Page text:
Upon completion, I boxed it up and sent it on it’s way, praying for a safe and timely arrival.  About a week later I received a notification that  it had passed customs and arrived at her door.  However, she stated she wanted to wait to open it until her birthday in a couple of weeks and would notify me then.  My anticipation of her seeing it and letting me know how she liked it grew, and I was grateful when she replied that it was absolutely wonderful.  I said I was honored to paint it for her, as I am with all of my clients.  Below are a few photos of the Bavarian Carriage Tour Bucket.

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Inside of bucket after I gave it an antiqued effect with latex house paint.
Working on 'Carriage Tour'-Denny Martindale
Working on the details
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Side 1
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Side 2
Side 1 Detail-Denny Martindale
Closeup of side 1
Isolde and friend with bucket
My client sent me a photo of her with her horse and her bucket

Freedom, Independence, and Happy 4th of July!

Happy 4th of July, or, Independence Day, whichever you prefer!  In honor of this wonderful holiday, I thought I would share with you the milk can that I painted late last summer titled ‘Freedom Can’.  This full sized milk can features Old Glory as the background, with an eagle on one side and a horse on the other, then is topped off with 7 stars. It is painted with latex house paint (even the antiqued effect on the top rim, handles, upper band and bottom) then protected with two coats of spar urethane.  I hope you all have a safe, happy and blessed 4th of July!

The Dump Truck

Well, it has been a couple of months since I have posted anything, mainly due to a bad case of bronchitis and being out of town.  I am now back in the  saddle as they say, so I figured I better get blogging!

I do a fair amount of painting for our church, Grace Chapel in Leiper’s Fork, TN.  This past winter, our Youth Pastor, Bill Cannon, asked if I could assist him in painting a stage prop he had built for the annual GC Kids Production, ‘Kids Under Construction’, that took place in March.  Pastor Bill is known for his creative engineering talents and he leaves no stone unturned when it comes to building something.  He showed me his idea of the dump truck, then showed me the parts that needed to be painted.  I said I would help and then proceeded to paint the frame and cab at the church as they were rather large.  The other parts I carried to my studio to paint there.

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Purple foam sheets are the pieces for the dump box, and the white foam discs are going to be the tires.
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PVC pipes that will be painted with ‘chrome’ spray paint and become the axles and exhaust
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Exhaust pipes drying.  The ‘chrome’ spray paint was really nice to work with.

The frame was made of wood, the axles and exhaust pipes were made of PVC pipe, the gas tanks were large rectangular plastic jugs with silver insulation wrapped around them, then the tires, box, and cab were made out of styrofoam.

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Michael

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Sides, tailgate and tires ready for shipping!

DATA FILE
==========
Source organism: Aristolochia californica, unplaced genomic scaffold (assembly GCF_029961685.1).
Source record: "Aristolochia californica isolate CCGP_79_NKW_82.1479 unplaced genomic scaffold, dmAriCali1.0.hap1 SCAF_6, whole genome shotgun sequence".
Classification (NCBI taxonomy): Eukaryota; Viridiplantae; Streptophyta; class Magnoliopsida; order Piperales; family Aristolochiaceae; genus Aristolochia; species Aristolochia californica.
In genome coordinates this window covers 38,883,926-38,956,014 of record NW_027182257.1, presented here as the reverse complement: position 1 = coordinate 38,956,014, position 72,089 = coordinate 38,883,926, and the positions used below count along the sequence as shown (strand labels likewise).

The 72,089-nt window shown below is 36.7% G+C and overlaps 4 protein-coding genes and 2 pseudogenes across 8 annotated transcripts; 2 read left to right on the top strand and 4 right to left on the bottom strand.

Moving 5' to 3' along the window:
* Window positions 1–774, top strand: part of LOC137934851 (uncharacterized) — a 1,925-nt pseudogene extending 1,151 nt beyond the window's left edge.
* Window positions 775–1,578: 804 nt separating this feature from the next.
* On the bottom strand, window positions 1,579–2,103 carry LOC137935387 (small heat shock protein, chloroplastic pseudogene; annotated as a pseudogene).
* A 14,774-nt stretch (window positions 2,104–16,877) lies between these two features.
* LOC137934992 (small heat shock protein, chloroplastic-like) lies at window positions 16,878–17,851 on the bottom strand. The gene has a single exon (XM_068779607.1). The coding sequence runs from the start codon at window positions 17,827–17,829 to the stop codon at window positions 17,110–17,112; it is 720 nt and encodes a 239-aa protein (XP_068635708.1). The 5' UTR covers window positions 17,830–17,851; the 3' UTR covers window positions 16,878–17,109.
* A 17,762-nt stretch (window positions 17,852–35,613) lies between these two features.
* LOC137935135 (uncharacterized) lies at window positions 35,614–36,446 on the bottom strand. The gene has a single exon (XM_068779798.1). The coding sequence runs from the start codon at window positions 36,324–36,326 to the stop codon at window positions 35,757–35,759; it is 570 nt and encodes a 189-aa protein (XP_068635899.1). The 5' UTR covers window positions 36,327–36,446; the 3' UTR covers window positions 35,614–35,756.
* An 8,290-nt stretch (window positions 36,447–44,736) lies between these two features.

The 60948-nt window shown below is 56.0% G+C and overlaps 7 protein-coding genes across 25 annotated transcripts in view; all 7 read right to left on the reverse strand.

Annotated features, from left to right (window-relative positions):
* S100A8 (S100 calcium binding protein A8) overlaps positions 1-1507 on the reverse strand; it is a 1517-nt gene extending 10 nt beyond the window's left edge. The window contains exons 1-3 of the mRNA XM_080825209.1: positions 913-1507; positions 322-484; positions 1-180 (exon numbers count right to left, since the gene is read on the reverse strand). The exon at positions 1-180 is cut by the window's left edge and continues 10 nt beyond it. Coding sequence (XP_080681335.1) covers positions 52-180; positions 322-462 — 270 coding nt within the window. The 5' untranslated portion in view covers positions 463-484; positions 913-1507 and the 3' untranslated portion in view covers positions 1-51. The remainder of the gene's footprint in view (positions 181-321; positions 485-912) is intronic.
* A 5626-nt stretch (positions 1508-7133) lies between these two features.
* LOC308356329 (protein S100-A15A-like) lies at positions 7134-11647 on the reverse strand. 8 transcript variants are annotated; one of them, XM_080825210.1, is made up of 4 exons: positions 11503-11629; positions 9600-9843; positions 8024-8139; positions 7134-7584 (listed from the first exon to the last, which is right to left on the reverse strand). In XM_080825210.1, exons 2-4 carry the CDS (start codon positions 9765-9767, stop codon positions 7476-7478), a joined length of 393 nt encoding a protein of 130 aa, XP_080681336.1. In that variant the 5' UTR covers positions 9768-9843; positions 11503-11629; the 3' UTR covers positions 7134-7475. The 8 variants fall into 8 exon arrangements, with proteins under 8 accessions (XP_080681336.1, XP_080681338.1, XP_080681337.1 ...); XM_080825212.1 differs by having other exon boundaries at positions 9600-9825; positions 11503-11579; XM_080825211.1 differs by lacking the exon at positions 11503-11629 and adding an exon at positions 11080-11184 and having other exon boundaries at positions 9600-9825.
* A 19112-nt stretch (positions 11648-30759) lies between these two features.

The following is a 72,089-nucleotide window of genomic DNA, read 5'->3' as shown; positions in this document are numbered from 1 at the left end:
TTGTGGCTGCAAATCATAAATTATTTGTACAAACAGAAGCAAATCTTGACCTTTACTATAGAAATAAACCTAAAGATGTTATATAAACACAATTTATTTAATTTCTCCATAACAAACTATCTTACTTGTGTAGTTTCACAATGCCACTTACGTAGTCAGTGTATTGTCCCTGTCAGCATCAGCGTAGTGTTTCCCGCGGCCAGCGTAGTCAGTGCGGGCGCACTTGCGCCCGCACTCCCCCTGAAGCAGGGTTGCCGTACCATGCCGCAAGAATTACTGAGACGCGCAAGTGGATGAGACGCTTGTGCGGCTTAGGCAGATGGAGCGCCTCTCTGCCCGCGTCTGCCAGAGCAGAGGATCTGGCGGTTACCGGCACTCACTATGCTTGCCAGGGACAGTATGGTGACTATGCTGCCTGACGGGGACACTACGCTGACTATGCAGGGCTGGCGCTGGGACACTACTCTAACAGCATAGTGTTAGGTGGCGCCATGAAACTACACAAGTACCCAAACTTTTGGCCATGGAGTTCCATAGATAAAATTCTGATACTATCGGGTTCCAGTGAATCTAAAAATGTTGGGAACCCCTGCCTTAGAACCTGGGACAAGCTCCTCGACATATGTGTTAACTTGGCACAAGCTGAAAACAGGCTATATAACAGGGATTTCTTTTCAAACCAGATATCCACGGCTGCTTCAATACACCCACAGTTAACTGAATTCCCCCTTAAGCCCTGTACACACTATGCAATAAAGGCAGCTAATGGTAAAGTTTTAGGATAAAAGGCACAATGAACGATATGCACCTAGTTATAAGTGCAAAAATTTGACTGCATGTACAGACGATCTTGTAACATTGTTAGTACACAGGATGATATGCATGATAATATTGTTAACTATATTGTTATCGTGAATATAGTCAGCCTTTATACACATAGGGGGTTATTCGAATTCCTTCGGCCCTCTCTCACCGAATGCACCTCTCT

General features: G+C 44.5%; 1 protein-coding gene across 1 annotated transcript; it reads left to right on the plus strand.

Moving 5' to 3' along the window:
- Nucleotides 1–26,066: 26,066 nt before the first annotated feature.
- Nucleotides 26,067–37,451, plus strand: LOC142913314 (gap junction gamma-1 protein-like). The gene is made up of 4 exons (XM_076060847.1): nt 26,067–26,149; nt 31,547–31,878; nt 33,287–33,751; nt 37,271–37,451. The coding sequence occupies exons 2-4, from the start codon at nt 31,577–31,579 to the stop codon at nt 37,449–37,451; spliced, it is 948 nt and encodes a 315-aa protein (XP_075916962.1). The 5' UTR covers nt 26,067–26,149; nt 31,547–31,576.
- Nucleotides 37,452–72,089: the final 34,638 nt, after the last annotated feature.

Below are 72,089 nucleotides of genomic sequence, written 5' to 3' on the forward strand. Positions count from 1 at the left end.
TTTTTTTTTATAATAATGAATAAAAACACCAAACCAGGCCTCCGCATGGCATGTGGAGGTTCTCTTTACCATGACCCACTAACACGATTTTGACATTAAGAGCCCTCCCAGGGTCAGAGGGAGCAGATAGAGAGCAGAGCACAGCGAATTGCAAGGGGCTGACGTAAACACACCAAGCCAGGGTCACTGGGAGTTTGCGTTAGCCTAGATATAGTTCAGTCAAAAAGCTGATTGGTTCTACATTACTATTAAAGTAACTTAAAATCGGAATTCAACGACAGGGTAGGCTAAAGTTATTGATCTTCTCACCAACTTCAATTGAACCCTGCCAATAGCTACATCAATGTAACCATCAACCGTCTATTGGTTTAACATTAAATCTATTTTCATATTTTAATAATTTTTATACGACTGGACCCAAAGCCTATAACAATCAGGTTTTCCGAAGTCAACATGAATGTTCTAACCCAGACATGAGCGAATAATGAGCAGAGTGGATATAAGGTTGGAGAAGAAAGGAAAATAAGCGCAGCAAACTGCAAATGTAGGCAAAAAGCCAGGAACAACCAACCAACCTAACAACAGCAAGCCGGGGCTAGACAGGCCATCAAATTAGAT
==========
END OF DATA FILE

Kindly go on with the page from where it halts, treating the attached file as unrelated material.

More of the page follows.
The studio was rather cramped for space and I did a bit of rotation as the pieces were painted and set to dry.

 

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Rear view, and yes, it actually rolls!

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Once we assembled the truck, I added red glitter letters to the sides, and there was also yellow chains to finish off the box, but for some reason I do not have a photo of that.

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Nearing completion, setting up the stage.

It all came together nicely, and during the show the 10 foot long dump truck even had smoke coming out of the exhaust pipes, thanks to a smoke machine Pastor Bill had hidden in the box of the truck!  I hope you enjoy the pictures, and would love to hear your thoughts!  Have you created something out of styrofoam?

 

painted metal spoons, Denny Martindale

Painted Spoons and my Etsy shop

It has been a busy fall thus far, with two art festivals in the books and another one this Saturday in Lynnville, TN and a commission for a pet portrait as well.  My booth at these shows not only has examples of my pet portraits, but also greeting cards featuring my artwork and photography, fine art giclee prints of my work, and some of the metal items I have painted on.  I also revamped my Etsy site with these items for purchase as well, and you can visit it by clicking here.  One of the items I have enjoyed as of late is painting on old metal spoons that I pick up at flea markets and yard sales.  They make a wonderful ornament and/or gift.

Hand painted metal spoons, Denny Martindale
Spoons cleaned and ready for paint

The spoons are usually silver plate or stainless, often times having a dent or some mark or defect and are not in complete sets.  I do a vinegar wash on them to break surface tension and remove oils, then apply a bonding primer then paint with latex house paint and seal with spar urethane.

painted metal spoons, Denny Martindale
Spoons on display tree
painted metal spoon, Denny Martindale
‘Bay at Pasture’ spoon
painted metal spoon, Denny Martindale
Closeup of ‘Sunset Cruise’ spoon

I hope you are doing well and would love to hear from you.  Also, please keep Paris and the world in your prayers.  God bless!

Elk at Sunset on a Metal Tub

I purchased this large galvanized tub a couple of years ago, and wanted to paint something special on it.  I would look at it occasionally, trying to figure out what I wanted to do.  As I was working on another project, it finally appeared in my head:  the image of an elk at sunset.

I set to work painting the background, and the only thing I actually drew out with charcoal were the animals themselves.  I am quite pleased with the results, and would love to hear your thoughts on this!

Elk, sunset, latex house paint
Elk at sunset, latex house paint
Elk, sunset, latex house paint
Side 2 of elk at sunset on metal tub

Thanks for visiting!